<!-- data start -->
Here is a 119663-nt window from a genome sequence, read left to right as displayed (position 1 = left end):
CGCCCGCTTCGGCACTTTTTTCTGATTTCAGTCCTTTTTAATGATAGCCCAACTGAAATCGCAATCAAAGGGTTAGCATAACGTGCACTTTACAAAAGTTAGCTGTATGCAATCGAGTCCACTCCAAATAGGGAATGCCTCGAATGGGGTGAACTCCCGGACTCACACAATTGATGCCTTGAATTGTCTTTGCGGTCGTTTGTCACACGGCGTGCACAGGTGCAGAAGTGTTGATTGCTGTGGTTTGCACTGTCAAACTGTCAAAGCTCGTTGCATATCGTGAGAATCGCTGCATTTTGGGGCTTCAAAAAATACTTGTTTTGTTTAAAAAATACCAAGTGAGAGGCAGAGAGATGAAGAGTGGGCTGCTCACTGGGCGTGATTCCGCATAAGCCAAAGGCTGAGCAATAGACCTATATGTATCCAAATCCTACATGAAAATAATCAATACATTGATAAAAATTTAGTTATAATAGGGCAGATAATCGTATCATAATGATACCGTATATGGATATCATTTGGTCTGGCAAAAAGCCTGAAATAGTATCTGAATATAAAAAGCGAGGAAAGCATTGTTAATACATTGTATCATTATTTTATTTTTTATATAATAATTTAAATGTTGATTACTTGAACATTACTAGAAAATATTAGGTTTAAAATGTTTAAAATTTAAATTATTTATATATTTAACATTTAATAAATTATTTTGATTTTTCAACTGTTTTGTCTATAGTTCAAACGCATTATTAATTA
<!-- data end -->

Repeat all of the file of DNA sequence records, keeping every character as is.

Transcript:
Here is a 119663-nt window from a genome sequence, read left to right as displayed (position 1 = left end):
CGCCCGCTTCGGCACTTTTTTCTGATTTCAGTCCTTTTTAATGATAGCCCAACTGAAATCGCAATCAAAGGGTTAGCATAACGTGCACTTTACAAAAGTTAGCTGTATGCAATCGAGTCCACTCCAAATAGGGAATGCCTCGAATGGGGTGAACTCCCGGACTCACACAATTGATGCCTTGAATTGTCTTTGCGGTCGTTTGTCACACGGCGTGCACAGGTGCAGAAGTGTTGATTGCTGTGGTTTGCACTGTCAAACTGTCAAAGCTCGTTGCATATCGTGAGAATCGCTGCATTTTGGGGCTTCAAAAAATACTTGTTTTGTTTAAAAAATACCAAGTGAGAGGCAGAGAGATGAAGAGTGGGCTGCTCACTGGGCGTGATTCCGCATAAGCCAAAGGCTGAGCAATAGACCTATATGTATCCAAATCCTACATGAAAATAATCAATACATTGATAAAAATTTAGTTATAATAGGGCAGATAATCGTATCATAATGATACCGTATATGGATATCATTTGGTCTGGCAAAAAGCCTGAAATAGTATCTGAATATAAAAAGCGAGGAAAGCATTGTTAATACATTGTATCATTATTTTATTTTTTATATAATAATTTAAATGTTGATTACTTGAACATTACTAGAAAATATTAGGTTTAAAATGTTTAAAATTTAAATTATTTATATATTTAACATTTAATAAATTATTTTGATTTTTCAACTGTTTTGTCTATAGTTCAAACGCATTATTAATTA